"[Higher] education is the clearest path to the middle class," Obama said Friday at Fort Stewart in Georgia in discussing the Post-9/11 Veterans Educational Assistance Act of 2008. "But we've got more to do. … We've got to make sure you've got every tool you need to make an informed decision when it comes to picking a school."
While at Fort Stewart, Obama signed an executive order that will require schools to provide information about dropout rates and financial aid possibilities as well as protect military personnel, veterans and their family members from shady recruiting practices.
The executive order "will make life a whole lot more secure for you and your families and our veterans," Obama said, "and a whole lot tougher for those who try to prey on you."
"They are interested in getting the money. They don't care about you. They care about the cash," Obama said of unscrupulous recruiters.
The executive order noted the original GI Bill provided nearly 8 million Americans a chance to get a college education.
"We owe the same obligations to this generation of service men and women as was afforded that previous one," the executive order said, noting the passage of the Post-9/11 Veterans Educational Assistance Act of 2008 provides "our service members, veterans, spouses and other family members the opportunity to pursue a high-quality education and gain the skills and training they need to fill the jobs of tomorrow."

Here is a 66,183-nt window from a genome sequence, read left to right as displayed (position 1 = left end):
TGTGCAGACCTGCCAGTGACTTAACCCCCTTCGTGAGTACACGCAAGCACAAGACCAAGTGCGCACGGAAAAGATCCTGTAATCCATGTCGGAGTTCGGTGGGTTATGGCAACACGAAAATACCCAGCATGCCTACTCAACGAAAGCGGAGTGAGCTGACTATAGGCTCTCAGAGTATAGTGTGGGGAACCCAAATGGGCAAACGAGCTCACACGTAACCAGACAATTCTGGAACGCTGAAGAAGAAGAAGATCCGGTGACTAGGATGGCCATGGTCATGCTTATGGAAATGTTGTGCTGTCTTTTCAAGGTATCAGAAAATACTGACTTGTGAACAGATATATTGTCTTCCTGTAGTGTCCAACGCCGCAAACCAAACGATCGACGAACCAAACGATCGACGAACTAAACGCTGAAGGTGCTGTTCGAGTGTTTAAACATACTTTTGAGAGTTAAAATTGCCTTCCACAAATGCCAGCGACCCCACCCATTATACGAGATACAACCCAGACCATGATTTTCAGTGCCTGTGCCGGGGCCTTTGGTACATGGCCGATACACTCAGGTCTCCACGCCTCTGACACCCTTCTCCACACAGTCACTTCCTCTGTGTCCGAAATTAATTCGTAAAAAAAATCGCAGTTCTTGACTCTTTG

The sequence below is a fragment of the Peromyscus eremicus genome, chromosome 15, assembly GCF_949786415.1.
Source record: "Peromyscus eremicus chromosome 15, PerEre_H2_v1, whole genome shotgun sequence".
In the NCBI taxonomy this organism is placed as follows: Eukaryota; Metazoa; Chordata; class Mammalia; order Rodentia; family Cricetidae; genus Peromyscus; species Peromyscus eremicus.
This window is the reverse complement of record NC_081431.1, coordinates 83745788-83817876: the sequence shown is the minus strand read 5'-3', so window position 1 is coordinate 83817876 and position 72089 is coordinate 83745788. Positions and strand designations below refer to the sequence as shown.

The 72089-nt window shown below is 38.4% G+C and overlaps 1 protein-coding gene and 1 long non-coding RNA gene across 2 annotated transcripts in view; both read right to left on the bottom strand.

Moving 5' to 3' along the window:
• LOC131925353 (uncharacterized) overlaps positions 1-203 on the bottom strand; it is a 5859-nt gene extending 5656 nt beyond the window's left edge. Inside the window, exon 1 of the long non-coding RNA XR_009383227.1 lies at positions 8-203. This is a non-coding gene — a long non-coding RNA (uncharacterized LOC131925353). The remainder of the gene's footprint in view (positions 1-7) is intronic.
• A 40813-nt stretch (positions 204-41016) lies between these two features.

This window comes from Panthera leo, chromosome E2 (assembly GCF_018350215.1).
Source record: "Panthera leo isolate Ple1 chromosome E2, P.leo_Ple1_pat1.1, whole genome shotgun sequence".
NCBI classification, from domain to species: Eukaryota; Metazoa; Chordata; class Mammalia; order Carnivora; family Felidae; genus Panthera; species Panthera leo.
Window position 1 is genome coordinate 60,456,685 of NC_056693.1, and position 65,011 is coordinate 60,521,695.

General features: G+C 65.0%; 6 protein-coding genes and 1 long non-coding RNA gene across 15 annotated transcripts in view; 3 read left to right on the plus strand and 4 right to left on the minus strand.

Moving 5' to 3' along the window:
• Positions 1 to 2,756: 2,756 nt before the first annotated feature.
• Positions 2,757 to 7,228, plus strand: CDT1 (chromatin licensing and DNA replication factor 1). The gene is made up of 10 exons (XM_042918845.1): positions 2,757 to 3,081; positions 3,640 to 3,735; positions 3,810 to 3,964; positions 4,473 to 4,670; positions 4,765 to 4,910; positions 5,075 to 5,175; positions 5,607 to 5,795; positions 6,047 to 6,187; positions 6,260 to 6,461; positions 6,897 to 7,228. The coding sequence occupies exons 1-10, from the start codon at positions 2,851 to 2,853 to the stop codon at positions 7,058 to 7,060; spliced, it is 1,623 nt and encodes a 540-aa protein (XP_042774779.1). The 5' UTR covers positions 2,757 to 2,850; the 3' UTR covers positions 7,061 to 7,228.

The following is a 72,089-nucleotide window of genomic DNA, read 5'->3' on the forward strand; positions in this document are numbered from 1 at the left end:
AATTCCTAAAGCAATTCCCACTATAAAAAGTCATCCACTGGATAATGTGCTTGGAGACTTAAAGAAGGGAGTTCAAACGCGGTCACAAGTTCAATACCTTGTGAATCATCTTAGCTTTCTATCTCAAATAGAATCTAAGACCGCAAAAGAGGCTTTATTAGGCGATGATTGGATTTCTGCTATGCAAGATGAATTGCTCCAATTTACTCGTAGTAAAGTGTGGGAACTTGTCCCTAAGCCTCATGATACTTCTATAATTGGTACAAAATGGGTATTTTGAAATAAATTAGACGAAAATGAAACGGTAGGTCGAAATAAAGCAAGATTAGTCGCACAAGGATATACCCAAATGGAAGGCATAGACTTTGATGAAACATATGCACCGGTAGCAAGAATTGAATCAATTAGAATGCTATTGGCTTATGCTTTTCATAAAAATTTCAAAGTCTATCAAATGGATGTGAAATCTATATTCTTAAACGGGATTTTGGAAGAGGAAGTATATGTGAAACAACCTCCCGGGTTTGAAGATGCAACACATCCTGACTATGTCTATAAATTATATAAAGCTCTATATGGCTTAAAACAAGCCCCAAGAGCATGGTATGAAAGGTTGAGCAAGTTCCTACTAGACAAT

However, the executive order said, "there have been reports of aggressive and deceptive targeting of service members, veterans, and their families by some educational institutions" since the 2008 law went in effect.
Obama said he was directing his administration to develop "Principles of Excellence" to strengthen oversight, enforcement and accountability within veterans education benefits programs.
The principles should ensure that educational institutions provide meaningful information to eligible service personnel and veterans, their spouses and other family members about the financial cost, as well as prevent abusive and deceptive recruiting practices, among other things.
The executive order also creates a centralized complaint system for students receiving federal military and veterans educational benefits and a mechanism to refer the complaints to the appropriate government agency or department for appropriate action.
Before his remarks, Obama and first lady Michelle Obama made an unannounced stop at the Fort Stewart Warriors Walk, where a tree is planted for each soldier from Fort Stewart and Hunter Army Air Field who died in Iraq and Afghanistan. Military officials said 441 trees are planted along the walk.
The Obamas stopped and knelt at two trees, leaving a presidential coin and a folded American flag at each.
In a statement, Defense Secretary Leon Panetta praised Obama's action.
"Ensuring quality educational opportunities are available to those who have served our nation in uniform is an essential part of enabling them to compete in today's economy," Panetta said.
U.S. Rep. Jeff Miller, R-Fla., chairman of the House Veterans Affairs Committee, suggested in a statement the executive order is unnecessary.
"Veterans should be given every opportunity to make an informed choice about their education, but choice is not dictated by imperial fiat," Miller said. "Accusing the for-profit school system of profiteering, a move designed to put fully accredited and GI Bill-approved colleges and universities -- employing thousands of educators -- out of business, is not the answer."
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